For weeks I deliberated over whether I should get to New York before September 11th or after. Flying on September 11th was out of the question, for I believe that history can repeat itself though I also believe in reincarnation.
In the end, I decided to visit Ground Zero to complete the two year cycle of shock, betrayal, disappointment, reflection, recovery, and finally rebirth. It was important to see it in person.
I took the train from Flushing, Queens to Penn Station and then changed to number 1. I walked to Washington Square to meet my high school friend who worked at NYU.
The air conditioning on the Metro was too cold for someone recovering from jet lag and the onset of a headache and cold. Sympathetic to my worsening health and claustrophobic disposition, my friend led me through the streets of New York on foot.
Only three years ago, I had commenced my career-change with a visit to the 105th floor of the World Trade Centre. I can't remember which of the two towers, but the executive I had interviewed via a transatlantic video link had perished in his office two years later. He was in London, so his colleagues arranged for me to talk to him in their lavish boardroom. The view from his former corner office was stunning. Earlier I had dined with the chief technology officer of another well-known company in the Windows of the World. That restaurant no longer exists.
Ground zero was a construction site that buried the remains of two spectacular towers. One of the best breakfasts I had was in the Marriott Hotel next door. It was a midget compared to the towers. The plaza was a place for tourists to hang out - but now it's a graveyard with an uncertain future.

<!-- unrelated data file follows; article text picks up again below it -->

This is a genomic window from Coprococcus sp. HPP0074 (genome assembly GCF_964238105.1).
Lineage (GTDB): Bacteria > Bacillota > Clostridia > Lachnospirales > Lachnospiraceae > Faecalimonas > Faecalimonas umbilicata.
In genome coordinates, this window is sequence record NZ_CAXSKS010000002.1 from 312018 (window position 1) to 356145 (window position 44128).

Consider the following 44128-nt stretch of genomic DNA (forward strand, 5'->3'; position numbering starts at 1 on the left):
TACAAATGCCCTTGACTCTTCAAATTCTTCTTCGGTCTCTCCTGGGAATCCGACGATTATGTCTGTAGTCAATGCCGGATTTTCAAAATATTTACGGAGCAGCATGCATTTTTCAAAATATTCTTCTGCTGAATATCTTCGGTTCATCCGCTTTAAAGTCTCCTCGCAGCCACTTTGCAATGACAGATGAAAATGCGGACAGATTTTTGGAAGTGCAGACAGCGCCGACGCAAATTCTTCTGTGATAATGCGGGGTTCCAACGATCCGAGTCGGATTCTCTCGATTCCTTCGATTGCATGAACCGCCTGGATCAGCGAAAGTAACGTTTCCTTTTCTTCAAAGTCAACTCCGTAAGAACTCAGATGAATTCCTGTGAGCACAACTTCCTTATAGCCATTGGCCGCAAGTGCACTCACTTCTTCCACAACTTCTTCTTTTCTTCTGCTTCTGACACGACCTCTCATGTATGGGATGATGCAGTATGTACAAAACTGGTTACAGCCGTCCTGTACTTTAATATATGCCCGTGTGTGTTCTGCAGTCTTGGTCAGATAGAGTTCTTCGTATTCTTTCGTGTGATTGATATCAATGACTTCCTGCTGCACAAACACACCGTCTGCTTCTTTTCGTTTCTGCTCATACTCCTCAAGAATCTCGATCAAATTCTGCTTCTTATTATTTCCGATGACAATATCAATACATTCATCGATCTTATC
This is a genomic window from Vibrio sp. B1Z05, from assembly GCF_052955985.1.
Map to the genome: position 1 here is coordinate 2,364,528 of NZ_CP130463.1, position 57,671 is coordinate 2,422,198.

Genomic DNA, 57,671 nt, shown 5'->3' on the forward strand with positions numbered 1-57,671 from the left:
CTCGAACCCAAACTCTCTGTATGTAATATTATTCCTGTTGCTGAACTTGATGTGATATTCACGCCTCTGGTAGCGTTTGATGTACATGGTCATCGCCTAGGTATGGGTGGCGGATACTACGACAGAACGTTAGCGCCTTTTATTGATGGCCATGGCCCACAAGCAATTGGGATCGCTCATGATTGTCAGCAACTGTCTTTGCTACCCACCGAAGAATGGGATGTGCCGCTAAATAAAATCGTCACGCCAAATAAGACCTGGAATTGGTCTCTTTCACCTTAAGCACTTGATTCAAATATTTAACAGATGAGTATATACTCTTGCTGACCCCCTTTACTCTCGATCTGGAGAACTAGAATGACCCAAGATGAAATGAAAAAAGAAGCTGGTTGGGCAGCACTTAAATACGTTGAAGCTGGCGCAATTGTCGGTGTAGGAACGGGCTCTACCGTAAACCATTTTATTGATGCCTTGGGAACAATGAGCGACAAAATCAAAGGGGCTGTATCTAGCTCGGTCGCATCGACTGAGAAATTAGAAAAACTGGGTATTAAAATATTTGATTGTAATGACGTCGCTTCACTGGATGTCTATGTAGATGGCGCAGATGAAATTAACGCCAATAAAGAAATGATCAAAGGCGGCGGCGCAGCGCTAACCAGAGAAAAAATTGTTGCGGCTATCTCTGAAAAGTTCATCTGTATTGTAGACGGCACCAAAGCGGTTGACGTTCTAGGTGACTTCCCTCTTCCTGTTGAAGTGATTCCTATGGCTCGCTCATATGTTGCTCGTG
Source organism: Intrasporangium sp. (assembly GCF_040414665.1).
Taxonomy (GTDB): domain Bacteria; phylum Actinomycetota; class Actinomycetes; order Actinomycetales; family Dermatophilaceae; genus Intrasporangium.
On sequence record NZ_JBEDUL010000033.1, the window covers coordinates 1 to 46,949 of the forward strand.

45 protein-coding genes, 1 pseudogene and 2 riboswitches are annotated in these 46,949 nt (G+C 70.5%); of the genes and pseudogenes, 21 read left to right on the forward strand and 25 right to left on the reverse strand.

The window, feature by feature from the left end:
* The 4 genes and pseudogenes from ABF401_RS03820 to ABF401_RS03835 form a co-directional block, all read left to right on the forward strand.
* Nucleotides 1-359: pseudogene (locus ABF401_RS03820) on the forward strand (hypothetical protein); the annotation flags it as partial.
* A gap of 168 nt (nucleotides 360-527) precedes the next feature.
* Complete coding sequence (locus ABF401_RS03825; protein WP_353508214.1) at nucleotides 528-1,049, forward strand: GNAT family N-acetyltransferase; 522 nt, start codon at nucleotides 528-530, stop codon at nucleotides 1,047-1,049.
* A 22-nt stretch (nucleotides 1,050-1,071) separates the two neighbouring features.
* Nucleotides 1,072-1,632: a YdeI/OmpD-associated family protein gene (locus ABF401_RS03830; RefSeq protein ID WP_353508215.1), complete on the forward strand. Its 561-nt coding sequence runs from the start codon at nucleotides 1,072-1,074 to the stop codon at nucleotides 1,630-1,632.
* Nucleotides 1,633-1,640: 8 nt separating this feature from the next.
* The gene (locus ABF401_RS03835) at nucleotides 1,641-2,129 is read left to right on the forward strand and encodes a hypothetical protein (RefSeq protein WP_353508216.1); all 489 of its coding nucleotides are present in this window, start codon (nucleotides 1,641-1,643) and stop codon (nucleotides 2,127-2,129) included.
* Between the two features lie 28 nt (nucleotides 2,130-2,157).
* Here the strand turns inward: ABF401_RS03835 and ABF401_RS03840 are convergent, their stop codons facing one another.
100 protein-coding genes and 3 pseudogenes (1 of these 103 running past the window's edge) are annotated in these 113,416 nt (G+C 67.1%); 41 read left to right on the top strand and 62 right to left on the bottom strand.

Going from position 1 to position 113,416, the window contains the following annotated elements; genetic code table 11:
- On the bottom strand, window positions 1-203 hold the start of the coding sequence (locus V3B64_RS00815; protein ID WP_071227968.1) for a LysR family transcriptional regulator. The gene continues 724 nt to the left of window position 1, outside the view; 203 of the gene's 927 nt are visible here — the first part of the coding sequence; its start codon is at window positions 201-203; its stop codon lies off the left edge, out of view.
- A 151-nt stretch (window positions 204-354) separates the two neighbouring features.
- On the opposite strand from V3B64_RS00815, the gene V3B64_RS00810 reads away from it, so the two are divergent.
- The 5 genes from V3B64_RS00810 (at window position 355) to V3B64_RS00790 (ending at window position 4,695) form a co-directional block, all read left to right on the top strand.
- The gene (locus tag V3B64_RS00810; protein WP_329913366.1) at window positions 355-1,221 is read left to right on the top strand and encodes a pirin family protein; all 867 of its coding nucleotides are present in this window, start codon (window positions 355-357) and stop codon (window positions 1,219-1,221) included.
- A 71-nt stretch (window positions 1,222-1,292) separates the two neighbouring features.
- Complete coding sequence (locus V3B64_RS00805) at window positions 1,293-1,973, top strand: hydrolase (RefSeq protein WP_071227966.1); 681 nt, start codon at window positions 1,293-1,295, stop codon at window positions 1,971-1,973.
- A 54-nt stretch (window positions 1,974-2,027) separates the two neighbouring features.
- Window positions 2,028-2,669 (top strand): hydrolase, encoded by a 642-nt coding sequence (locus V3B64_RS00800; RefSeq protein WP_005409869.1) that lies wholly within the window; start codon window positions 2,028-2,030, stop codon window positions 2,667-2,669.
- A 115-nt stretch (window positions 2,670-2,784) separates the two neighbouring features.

My friend and I went into the renovated Millenium Hilton where I had once stayed for over two weeks. It was one of my favourite hotels then. The grand piano has disappeared, and in place of the bar was now a security office.
We visited Century 21, the award-winning international discount department store. I had bought many dresses here but somehow it was no longer the same to shop until I dropped.
As the sun set behind the American flag, we joined the tourists and mourners who had come to see Ground Zero. Some sat on the steps of the Brooks Brothers building facing the setting sun. Others browsed through the various books and knickknacks being sold by street peddlers.
Before long, I got sick of my nolstagia. "Time to go," I said. "Let's take a bus. I want to be above ground."
My friend moved here more than ten years ago. Manhattan is a place interestingly enough to live here forever inconspicuously. You get the sense that you're living even when you're not. I told him to get out of here. "Time to go," I said again. "Please get out of here. It has zapped your energy dry. It's time to move on."
11 September 2003 Thursday